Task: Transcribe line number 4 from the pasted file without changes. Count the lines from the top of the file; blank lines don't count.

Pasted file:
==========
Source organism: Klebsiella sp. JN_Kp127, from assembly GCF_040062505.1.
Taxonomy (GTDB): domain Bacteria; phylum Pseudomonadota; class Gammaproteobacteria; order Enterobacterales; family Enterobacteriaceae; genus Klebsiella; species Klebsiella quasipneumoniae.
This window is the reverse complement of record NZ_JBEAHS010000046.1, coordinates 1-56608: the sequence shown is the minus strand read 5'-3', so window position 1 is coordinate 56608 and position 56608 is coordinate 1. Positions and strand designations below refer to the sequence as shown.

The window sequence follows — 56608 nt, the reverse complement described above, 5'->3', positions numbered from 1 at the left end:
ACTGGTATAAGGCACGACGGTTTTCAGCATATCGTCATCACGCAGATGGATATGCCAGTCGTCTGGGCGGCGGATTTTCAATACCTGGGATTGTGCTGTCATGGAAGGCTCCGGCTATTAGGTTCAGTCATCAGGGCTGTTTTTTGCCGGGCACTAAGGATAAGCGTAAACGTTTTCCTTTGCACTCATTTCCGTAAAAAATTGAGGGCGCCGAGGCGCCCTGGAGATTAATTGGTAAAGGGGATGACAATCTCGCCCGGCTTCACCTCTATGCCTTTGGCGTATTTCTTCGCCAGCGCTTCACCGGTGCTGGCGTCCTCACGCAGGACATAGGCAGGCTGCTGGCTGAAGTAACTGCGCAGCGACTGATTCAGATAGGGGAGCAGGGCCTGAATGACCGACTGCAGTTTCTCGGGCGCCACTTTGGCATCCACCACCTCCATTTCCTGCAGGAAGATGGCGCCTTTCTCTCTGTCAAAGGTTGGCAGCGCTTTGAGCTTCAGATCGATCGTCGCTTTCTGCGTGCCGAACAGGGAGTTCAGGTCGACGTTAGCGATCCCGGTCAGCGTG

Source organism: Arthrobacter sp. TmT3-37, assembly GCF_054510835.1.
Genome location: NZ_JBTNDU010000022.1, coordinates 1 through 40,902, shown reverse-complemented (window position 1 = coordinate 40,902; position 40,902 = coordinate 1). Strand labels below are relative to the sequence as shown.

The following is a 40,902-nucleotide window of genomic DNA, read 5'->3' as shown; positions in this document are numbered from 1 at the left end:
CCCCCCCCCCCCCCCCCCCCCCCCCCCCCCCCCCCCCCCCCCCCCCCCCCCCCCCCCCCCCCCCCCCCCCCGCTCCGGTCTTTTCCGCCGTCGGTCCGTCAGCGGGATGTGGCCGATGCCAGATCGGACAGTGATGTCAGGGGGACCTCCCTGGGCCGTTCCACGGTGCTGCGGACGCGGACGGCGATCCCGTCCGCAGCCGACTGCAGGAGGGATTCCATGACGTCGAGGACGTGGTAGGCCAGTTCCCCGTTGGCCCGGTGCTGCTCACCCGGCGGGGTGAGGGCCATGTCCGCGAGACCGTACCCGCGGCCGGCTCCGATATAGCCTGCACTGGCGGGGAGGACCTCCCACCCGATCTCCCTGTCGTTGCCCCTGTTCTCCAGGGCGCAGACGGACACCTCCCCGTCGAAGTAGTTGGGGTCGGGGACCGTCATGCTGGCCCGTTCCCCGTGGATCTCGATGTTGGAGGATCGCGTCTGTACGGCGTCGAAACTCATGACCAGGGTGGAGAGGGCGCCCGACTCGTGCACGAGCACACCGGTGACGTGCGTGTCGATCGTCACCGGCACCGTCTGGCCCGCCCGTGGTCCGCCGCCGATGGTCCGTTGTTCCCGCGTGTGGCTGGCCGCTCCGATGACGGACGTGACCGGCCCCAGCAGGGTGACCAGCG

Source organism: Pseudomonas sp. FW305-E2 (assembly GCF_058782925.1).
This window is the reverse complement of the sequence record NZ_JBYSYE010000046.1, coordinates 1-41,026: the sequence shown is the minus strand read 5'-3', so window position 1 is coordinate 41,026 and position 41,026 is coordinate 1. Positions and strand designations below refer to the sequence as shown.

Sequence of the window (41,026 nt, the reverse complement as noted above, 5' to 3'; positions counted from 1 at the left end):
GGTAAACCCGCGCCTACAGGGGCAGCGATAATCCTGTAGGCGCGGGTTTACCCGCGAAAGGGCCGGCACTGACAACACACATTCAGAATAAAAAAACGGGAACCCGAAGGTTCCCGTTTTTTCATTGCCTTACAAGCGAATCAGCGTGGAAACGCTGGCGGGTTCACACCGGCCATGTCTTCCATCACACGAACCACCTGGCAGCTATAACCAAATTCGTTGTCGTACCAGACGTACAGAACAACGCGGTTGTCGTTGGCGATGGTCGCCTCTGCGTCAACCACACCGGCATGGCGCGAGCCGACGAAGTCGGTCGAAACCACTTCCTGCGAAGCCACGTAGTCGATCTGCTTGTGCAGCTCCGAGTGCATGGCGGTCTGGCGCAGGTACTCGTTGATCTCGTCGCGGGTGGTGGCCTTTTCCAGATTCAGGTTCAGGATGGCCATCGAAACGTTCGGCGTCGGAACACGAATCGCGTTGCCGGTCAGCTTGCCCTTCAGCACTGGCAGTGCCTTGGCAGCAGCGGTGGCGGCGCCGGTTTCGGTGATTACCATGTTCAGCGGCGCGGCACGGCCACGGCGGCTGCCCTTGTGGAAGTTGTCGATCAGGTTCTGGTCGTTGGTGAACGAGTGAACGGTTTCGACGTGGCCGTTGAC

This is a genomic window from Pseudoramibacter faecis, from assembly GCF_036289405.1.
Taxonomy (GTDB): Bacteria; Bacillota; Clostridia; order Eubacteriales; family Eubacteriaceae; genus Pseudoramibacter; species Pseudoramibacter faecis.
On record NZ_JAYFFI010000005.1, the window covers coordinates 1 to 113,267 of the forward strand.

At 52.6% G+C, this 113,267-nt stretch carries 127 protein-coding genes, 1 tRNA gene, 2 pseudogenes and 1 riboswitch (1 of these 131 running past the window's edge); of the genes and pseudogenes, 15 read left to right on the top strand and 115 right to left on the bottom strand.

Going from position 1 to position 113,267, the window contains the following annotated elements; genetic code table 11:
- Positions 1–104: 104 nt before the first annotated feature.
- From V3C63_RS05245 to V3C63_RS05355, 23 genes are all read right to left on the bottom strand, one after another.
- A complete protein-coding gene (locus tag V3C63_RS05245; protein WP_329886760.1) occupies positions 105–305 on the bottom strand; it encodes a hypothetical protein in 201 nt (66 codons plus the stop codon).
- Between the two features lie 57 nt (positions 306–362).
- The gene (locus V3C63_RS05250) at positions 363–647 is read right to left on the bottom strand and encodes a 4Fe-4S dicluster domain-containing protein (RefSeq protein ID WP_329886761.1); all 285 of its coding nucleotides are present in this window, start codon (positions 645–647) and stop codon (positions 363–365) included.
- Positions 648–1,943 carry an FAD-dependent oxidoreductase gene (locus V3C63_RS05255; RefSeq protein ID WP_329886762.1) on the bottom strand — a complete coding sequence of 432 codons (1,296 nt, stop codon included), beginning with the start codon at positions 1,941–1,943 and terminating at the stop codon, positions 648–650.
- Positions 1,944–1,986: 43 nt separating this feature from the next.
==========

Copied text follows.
The window sequence follows — 56608 nt, the reverse complement described above, 5'->3', positions numbered from 1 at the left end: